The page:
A report in Wednesday’s LA Times highlights a conundrum that’s been puzzling us since talk began of a gasoline tax being included in the climate bill that Senators Kerry, Graham and Lieberman are expected to introduce next week (our emphasis):
As negotiations build toward a scheduled unveiling of the bill next week, it’s still unclear whether major oil companies and their trade group, the American Petroleum Institute, will explicitly endorse the legislation or at least agree not to fund an ad campaign opposing it. Proponents of a climate bill say such backing would be a major coup.
Several reports have suggested that oil companies themselves would prefer a form of carbon tax to a cap-and-trade scheme, and the LA Times specifically mentions Shell, BP and ConocoPhillips. Those three companies had all been members of US-CAP, an alliance supporting cap-and-trade, until February, when BP and Conoco withdrew from the group.
So, why support a carbon tax now, when any attempt to price carbon is arguably on rather shaky ground? Consider the position of the oil industry’s peak group in the US and things look even more complicated.
The American Petroleum Institute’s president Jack Gerrard told Greenwire, when the possibility of an oil or gasoline tax first emerged last month, that the API supported a tax. But his reasons seemed to cover both the environmental benefits and the possibilities for criticising such a tax:
Gerard said that the carbon fee approach would yield net environmental benefits, while giving consumers the most transparent signal they can get about what the costs are from the program. Unlike the House bill’s cap-and-trade system, oil companies would pass through the costs with signs at the gas pump letting people know they’re paying more because of U.S. efforts to deal with climate change.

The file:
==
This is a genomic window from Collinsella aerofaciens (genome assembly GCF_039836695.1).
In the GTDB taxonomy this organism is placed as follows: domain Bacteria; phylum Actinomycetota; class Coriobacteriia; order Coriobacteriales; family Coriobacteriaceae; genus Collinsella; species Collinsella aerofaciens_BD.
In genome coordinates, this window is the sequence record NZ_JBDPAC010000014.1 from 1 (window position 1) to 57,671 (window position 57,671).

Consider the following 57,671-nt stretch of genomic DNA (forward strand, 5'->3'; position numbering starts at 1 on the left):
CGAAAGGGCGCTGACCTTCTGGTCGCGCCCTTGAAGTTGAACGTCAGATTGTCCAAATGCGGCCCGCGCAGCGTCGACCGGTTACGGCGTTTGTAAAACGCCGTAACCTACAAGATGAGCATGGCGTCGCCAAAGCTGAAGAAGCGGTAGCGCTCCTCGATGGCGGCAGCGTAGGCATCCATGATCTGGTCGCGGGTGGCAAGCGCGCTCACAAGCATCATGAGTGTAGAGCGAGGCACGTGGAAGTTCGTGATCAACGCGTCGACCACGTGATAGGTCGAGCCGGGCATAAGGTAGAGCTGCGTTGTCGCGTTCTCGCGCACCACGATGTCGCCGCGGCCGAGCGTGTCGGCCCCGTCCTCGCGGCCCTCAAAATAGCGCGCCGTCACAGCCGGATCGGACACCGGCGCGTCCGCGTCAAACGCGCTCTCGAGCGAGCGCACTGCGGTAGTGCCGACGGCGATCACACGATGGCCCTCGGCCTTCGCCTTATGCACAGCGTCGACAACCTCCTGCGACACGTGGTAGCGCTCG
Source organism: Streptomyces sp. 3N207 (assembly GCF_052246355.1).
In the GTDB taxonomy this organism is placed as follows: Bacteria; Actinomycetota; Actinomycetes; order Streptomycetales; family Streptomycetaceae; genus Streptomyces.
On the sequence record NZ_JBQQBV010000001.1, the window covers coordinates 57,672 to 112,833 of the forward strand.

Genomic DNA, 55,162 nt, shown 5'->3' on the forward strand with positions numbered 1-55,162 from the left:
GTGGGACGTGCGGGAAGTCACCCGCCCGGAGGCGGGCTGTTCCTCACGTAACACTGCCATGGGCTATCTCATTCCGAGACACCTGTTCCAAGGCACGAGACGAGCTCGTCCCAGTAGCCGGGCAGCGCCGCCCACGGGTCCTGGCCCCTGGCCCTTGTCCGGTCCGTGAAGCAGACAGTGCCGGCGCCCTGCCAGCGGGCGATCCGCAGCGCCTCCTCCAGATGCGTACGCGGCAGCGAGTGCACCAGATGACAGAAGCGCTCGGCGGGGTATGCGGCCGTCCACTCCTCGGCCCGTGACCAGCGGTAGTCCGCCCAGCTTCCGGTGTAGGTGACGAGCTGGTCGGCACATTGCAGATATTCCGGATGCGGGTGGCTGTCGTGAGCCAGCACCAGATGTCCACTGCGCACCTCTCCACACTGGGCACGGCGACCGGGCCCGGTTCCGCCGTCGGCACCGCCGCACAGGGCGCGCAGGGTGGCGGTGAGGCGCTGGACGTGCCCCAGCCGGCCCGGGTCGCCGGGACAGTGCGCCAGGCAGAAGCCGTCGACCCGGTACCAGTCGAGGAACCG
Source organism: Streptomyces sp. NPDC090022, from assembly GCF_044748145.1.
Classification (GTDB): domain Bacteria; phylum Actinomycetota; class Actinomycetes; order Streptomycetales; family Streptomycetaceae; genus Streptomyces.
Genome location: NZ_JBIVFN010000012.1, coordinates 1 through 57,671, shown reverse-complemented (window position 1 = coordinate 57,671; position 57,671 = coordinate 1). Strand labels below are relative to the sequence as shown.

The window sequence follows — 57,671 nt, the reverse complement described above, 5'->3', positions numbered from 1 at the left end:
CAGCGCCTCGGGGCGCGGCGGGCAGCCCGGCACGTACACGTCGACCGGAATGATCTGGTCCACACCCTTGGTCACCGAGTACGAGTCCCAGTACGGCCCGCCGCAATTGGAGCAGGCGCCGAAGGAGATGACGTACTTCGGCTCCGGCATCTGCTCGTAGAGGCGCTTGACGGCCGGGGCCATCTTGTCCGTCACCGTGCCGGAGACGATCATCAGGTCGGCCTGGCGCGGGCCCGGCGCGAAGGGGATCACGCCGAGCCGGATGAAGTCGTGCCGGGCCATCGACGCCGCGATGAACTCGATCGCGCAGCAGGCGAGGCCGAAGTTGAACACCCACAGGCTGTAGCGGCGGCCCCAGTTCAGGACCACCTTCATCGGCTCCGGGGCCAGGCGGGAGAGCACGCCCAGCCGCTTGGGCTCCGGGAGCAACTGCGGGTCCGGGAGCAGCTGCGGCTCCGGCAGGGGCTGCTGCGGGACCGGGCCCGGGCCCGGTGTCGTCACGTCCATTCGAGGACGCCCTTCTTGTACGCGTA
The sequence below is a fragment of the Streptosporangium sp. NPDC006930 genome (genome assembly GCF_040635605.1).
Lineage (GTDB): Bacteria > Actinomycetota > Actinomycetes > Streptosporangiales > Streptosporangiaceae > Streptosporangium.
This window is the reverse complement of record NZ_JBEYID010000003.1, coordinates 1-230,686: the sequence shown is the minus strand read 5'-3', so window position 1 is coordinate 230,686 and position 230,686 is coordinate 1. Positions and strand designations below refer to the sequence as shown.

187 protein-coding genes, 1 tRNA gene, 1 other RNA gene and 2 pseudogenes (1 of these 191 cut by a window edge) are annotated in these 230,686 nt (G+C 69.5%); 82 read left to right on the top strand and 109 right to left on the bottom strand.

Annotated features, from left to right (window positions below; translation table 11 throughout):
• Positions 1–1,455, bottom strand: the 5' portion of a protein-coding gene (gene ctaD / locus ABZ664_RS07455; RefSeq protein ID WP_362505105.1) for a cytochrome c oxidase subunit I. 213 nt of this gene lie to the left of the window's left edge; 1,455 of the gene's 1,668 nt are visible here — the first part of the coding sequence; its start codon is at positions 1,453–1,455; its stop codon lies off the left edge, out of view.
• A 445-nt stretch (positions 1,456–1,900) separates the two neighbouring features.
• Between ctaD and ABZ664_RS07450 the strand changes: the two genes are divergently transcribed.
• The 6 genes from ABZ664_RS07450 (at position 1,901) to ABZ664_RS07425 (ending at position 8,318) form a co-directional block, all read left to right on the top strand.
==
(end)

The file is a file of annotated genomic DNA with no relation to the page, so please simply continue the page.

As Greenwire reported earlier this month, the API is running an advertising campaign featuring the slogan “Tell Washington to say no to energy industry taxes.” The organisation says it refers to plans by the Obama administration to wind back tax breaks for petroleum companies, but the group’s strident opposition to the Waxman-Markey bill last year does make us wonder.
On the other hand, it could be a genuine preference for a taxation system, which — as some economists and the odd environmentalist have pointed out — is potentially a better way of pricing carbon from a business point of view, because it gives more price certainty than a cap-and-trade system. Conoco’s chief executive Jim Mulva, for example, expanded on why he likes the sound of the new bill in comparison to Waxman-Markey recently in FT ES — and he gave other reasons for this, such as the earlier bill’s treatment of natural gas.
It’s notable that Exxon, the biggest oil company, was not listed as among those signalling support for a gasoline tax. Company chief executive Rex Tillerson has voiced a preference for a carbon tax. His calls have generated scepticism and arguments that a tax is easier to lobby against than cap-and-trade.
So much for the oil majors and the API. The views of stand-alone refiners, who have been enduring a much tougher operating environment than their integrated peers, are probably less ambivalent – the NY Times reported last week that refiner Valero has contributed $500,000 towards a ballot initiative against new Californian greenhouse gas regulations. Fellow refiner Tesoro had also contributed, the report said. Senator Graham last month said that a tax on motor fuels would be applied at the refinery level.